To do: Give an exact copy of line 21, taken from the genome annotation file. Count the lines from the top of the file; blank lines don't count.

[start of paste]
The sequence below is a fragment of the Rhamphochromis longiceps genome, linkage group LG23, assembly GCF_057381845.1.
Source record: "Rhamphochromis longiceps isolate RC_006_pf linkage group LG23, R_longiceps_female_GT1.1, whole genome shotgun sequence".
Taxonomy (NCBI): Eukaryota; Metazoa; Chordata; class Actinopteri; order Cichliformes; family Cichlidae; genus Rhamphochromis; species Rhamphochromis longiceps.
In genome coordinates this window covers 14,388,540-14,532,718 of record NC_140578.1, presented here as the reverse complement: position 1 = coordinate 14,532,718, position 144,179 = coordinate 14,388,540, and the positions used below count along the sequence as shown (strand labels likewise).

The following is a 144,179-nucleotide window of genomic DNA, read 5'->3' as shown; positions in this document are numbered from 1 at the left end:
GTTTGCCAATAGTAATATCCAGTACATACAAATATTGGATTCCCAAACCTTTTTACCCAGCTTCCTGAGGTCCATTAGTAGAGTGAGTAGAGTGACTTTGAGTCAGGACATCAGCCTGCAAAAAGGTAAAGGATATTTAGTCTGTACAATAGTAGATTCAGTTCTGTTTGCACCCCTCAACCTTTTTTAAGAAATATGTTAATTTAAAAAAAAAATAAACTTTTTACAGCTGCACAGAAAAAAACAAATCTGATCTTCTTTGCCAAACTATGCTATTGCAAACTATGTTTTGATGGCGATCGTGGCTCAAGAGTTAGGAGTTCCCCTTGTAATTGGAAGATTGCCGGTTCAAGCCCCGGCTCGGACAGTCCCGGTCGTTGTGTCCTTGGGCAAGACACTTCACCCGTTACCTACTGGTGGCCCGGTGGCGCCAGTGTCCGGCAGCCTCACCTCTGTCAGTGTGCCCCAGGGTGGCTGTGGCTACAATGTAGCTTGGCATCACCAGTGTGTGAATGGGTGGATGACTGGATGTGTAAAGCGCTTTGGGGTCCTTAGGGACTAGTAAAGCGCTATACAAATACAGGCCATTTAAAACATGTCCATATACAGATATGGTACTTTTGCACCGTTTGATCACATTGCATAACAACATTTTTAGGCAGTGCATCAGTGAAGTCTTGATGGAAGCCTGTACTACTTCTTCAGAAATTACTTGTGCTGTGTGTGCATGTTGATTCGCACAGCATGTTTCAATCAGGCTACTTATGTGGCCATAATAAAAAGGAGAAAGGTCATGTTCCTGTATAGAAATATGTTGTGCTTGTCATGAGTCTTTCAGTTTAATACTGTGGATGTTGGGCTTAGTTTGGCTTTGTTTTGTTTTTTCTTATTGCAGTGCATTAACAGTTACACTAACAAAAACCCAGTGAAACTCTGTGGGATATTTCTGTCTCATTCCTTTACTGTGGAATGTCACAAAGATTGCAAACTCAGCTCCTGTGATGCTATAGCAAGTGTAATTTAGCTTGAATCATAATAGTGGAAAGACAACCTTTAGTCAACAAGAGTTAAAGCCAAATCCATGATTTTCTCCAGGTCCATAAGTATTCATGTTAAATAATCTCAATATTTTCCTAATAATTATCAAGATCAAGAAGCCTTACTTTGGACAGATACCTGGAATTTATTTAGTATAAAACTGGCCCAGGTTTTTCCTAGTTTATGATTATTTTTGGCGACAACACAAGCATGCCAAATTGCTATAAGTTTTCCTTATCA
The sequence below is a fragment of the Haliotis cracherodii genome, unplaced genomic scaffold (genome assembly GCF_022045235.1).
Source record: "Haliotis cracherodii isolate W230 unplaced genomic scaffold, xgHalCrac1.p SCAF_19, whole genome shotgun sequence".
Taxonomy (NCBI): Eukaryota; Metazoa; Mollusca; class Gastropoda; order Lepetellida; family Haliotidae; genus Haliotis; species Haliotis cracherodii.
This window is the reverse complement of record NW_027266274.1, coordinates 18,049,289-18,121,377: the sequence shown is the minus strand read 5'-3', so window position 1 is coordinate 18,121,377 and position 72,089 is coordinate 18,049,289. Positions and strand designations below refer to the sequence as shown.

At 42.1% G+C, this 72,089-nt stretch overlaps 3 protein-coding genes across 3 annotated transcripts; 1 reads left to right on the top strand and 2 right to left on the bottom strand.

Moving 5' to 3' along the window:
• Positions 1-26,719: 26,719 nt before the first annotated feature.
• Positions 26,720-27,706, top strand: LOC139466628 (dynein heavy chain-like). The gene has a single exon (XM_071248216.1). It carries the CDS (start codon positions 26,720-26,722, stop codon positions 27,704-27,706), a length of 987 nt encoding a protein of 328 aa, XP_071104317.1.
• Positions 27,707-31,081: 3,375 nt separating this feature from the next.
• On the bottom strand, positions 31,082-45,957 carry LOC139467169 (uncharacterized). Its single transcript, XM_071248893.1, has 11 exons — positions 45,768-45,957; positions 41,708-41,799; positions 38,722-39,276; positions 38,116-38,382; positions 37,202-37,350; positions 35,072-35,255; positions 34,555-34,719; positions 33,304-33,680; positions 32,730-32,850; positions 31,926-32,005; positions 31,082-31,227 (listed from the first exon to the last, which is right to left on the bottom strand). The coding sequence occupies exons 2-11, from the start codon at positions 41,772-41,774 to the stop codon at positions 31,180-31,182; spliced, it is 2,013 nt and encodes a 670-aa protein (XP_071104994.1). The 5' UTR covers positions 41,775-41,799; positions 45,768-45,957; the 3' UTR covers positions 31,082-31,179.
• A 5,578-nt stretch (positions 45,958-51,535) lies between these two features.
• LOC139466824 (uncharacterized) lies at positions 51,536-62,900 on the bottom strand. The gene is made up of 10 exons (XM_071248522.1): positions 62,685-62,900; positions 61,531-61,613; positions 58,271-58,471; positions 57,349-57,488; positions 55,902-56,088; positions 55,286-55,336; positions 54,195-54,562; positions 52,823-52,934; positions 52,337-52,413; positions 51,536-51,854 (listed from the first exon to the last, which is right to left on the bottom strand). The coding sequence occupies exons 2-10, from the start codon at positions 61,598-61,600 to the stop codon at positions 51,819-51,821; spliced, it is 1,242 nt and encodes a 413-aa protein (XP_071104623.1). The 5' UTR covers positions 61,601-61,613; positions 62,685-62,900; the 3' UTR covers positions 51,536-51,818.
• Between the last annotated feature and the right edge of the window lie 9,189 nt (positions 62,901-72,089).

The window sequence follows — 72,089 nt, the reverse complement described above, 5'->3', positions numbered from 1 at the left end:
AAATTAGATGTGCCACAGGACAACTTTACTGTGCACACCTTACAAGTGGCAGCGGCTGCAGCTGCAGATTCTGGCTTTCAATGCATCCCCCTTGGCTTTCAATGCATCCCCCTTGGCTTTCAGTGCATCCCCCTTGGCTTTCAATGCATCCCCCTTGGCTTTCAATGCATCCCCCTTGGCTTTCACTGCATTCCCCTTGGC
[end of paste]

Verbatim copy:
AAATTAGATGTGCCACAGGACAACTTTACTGTGCACACCTTACAAGTGGCAGCGGCTGCAGCTGCAGATTCTGGCTTTCAATGCATCCCCCTTGGCTTTCAATGCATCCCCCTTGGCTTTCAGTGCATCCCCCTTGGCTTTCAATGCATCCCCCTTGGCTTTCAATGCATCCCCCTTGGCTTTCACTGCATTCCCCTTGGC